Where better to take two train-mad little boys on a lovely warm spring day?
Thomas Land is the perfect day out for fans of the little blue engine and his friends – and now it’s bigger and better than ever!
It is part of the massive Drayton Manor theme park which is also home to dozens of other attractions, fairground rides and a zoo.
But it was the Island of Sodor which was the focus of our attention when we arrived at the park just before lunchtime.
There were still places in the car park despite it being the Easter holidays and our later-than-planned arrival, and this worked to our advantage as we ended up parking nearer the entrance than we first realised.
There were no queues at the entrance kiosks either so we soon found ourselves inside the park and heading for Thomas Land, which is one of the first things you come to and a perfect distance away for little legs.
Thomas Land has had a major overhaul with an expansion of its facilities which has cost £2.5m, making it 40 per cent bigger than before.
New additions include the Sodor Airport, with fantastic views over the park from its balconies and three brand new rides – Captain’s Sea Adventure, Flynn’s Fire & Rescue and Toby’s Tram Express.
We were keen to find somewhere to eat and beat the lunchtime rush, but we also wanted to see what was in store for the rest of the day so we had a quick look around.
The first thing you are struck by is the colour – it’s like stepping into a child’s imagination of what Thomas Land would look like!
Everything is branded with the Thomas logo and songs from the cartoons play constantly over the speaker systems.
The second thing you notice is the queues – we knew it was going to be busy because of the school holidays, but weren’t prepared for quite how packed out it was.
After a whistle-stop tour of the sights and sounds we briefly departed Thomas Land and grabbed a table at The Burger Kitchen.
It’s close enough to Thomas Land to be able to see the rides from where you sit, and that’s just what we did as we tucked into an assortment of cheeseburger and chips meals (relatively good value at £20 for the four of us).
It was a short hop back to Sodor, and on to the first ride of the day.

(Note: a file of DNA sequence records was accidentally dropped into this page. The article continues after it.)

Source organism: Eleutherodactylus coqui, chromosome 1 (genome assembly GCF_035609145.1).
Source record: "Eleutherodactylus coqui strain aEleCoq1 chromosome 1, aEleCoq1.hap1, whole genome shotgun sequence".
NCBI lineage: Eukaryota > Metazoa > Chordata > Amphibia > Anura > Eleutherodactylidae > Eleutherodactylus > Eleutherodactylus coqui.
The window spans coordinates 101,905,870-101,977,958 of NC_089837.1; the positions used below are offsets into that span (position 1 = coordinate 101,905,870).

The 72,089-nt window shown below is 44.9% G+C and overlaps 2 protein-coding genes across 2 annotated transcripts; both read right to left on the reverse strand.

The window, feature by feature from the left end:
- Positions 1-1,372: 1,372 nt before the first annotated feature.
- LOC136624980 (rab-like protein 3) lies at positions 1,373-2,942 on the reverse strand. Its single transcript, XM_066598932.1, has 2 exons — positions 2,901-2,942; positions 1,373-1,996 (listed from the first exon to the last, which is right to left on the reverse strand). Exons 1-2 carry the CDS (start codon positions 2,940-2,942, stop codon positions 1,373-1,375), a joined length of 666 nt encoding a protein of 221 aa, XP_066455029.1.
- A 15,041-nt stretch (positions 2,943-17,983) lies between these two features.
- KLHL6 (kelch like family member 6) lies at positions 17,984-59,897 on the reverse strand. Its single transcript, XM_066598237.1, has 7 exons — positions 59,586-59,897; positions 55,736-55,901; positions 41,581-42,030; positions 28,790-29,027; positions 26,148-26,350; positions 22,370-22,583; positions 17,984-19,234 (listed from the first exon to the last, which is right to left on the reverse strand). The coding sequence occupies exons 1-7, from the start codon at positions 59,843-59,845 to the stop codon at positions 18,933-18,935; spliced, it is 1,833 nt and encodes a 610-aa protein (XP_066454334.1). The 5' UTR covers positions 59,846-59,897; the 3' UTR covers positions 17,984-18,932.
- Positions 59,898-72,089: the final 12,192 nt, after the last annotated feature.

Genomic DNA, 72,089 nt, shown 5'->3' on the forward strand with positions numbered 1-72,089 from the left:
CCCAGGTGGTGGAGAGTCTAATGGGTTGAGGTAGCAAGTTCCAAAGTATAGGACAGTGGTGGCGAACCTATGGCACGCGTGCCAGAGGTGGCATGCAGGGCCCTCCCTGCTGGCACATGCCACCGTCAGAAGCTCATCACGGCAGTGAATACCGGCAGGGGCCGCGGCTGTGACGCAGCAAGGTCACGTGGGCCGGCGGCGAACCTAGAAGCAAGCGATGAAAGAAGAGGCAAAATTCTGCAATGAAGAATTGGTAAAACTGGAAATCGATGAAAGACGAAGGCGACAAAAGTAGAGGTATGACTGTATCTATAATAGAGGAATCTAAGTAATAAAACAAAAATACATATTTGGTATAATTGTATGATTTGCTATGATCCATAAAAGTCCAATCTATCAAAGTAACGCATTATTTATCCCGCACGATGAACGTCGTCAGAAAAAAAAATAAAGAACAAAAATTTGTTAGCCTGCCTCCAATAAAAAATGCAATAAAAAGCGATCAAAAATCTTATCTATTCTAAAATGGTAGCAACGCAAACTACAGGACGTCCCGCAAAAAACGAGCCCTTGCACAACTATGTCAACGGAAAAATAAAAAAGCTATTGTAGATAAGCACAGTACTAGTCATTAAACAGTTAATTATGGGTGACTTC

Just about all the rides allow for one adult and two children so Sam, Matthew and I clambered on board Lady’s Carousel for a gentle introduction to things.
The next ride, on Bertie the Bus, got the heart racing a bit more (it takes you about 10ft in the air and back round and down again like a mini-big wheel) but my four-year-old, Sam, wasn’t keen so we made our way over to the new arrivals.
Sam and I joined the long line of people waiting to have a go on Flynn’s Fire & Rescue while Matthew and Karen went over to the Blue Mountain Engines ride (height restrictions apply on most rides and Matthew was too short for Flynn’s).
They had better luck than us (the queues generally seemed to be longer on the rides aimed at the older children) and had returned before we were in sight of the entry gate for our ride.
Luckily somebody from the park had been blowing giant bubbles nearby to keep the children entertained so the waiting wasn’t as arduous as it could have been.
Frequent appearances by the Fat Controller too helped in this department.
And the ride itself was worth the standing around – squirting hoses at a ‘towering inferno’ while being raised and lowered on a hydraulic platform is as good as it gets when you’re four!
Over the course of the afternoon we also had a go on Harold’s Helicopter Tours, the Sodor Classic Cars and the Blue Mountain Engines (again), stopped for afternoon snacks and drinks at the Sodor Airport cafe, and visited what is apparently the biggest Thomas shop in the world (miraculously without buying anything).
We also ventured further afield for a ride on the vintage carousel, stopped off for more refreshments at the Safari Pizza and Pasta restaurant and had a quick peek at the black panther and northern lynx in the zoo before it was time to head for home.
There’s certainly more than a day’s worth of Thomas attractions alone at Drayton Manor – activities we missed out on included a short ride on Thomas himself to a whole separate play area, the water-based Captain’s Sea Adventure ride and the Emily’s Play Adventure indoor playground.
The entry fee for a family of four is high, but this includes admission to the whole park, and if you’ve got the stamina (we were all flagging by 7pm) you’ll certainly find you get your money’s worth.
Tickets (for access to all of Drayton Manor Park) range from £36 for an adult on the day (£20 or £25 if booked more or less than seven days in advance), to £27 for four to 11-year-olds (or £15/£20), £5 for two and three-year-olds and free for under-twos.
There are also various group discounts, some of which are significantly cheaper if bought in advance on 0844 472 1960 or online.
The park is easy to find just off the M42 and the nearest train station (Tamworth) is three miles away.
Drayton Manor Park,
0844 472 1950